New legislation aims to improve 401(k) plans.

THERE HAVE BEEN A LOT of recent changes to 401(k) plans, which is generally good news for workers saving for retirement. The Setting Every Community Up for Retirement Enhancement Act has brought some dramatic changes for retirees. “This is considered the biggest set of changes to retirement legislation in more than 10 years,” says David Schneider, a certified financial planner and founder of Schneider Wealth Strategies in New York City. The SECURE Act became law on Jan. 1, 2020.

Here are some recent 401(k) changes that could help you save more for retirement:

  • An older age for required minimum distributions.
  • Part-time employees gain access to company 401(k) plans.
  • Increased access to 401(k)s for small businesses.
  • Penalty-free 401(k) withdrawals for a birth or adoption.
  • Funds in inherited 401(k)s must be withdrawn sooner.

An Older Age for Required Minimum Distributions

Previously, retirement account owners were required to begin distributions after age 70 1/2 or face a stiff penalty of 50% of the amount of the mandated withdrawal. This old law clashed with the new realities of retirement. People are living longer and working longer, and some people were forced to take distributions before they needed them and while they were still working. The SECURE Act increases the required minimum distribution age to 72 for those who turn 70 1/2 in 2020 or later. “A lot of clients, especially wealthier ones, didn’t want to take money at 70 1/2,” says Jeff Corliss, managing director and partner of RDM Financial Group in Westport, Connecticut. “Instead of taking it out at 70 1/2, now you wait until 72.”

Part-Time Employees Gain Access to Company 401(k) Plans

Employees usually had to work a minimum of 1,000 hours per year to join a company 401(k) plan. Now part-time employees who work 500 hours a year for three consecutive years are eligible to participate in 401(k) plans. “Now long-term part-time workers qualify,” Corliss says. “Before the rule change, part-time workers weren’t allowed to participate. Now they are opening it up for people who work part time.”

Increased Access to 401(k)s for Small Businesses

The SECURE Act allows two or more unrelated employers to join together in a multi-employer pooled retirement plan. The new law also increases financial incentives to help small businesses with start-up costs for retirement plans.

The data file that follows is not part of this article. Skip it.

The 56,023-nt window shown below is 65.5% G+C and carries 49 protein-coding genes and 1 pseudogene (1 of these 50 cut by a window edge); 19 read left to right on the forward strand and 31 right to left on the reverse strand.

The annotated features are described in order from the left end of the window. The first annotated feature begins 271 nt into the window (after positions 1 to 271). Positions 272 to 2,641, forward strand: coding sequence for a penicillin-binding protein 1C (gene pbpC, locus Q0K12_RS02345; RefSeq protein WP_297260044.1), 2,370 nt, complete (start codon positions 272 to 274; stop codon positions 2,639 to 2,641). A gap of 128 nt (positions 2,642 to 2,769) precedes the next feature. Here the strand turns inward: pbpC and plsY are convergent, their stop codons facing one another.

Penalty-Free 401(k) Withdrawals for a Birth or Adoption

401(k) account owners are newly eligible to withdraw up to $5,000 following a birth or adoption without incurring the usual 10% early withdrawal penalty. Workers can later repay the distribution as a rollover contribution.

Funds in Inherited 401(k)s Must Be Withdrawn Sooner

The new law requires people who inherit 401(k)s and IRAs to withdraw the money in those accounts within 10 years. Previously, people who inherited a defined contribution plan could withdraw the funds over their lifetime, and delay or “stretch” the taxes owed on those accounts – thus the nickname stretch IRA. “The death of the stretch IRA is probably the biggest (change) that affects the most people we deal with in retirement planning,” says Daren Blonski, managing principal at Sonoma Wealth Advisors in Sonoma, California.

Taking distributions over 10 years can have huge tax consequences for people who inherit retirement accounts. “When most people inherit money, they are probably in their peak earning years – in their 40s or 50s,” Schneider says. “If they inherited an IRA in peak earning years and are forced to take large distributions when their tax bracket is already high, they can be bumped into an even higher bracket.”

You can delay taking any distributions until year 10, but then you will need to pay taxes on the entire withdrawal in a single year. “It just makes the tax bomb bigger,” says Skip Johnson, founder of Great Waters Financial in Minneapolis, Minnesota. However, there are exceptions to the 10-year withdrawal rule, including for a surviving spouse, a minor child, a disabled or chronically ill heir and beneficiaries who are less than 10 years younger than the 401(k) account owner.


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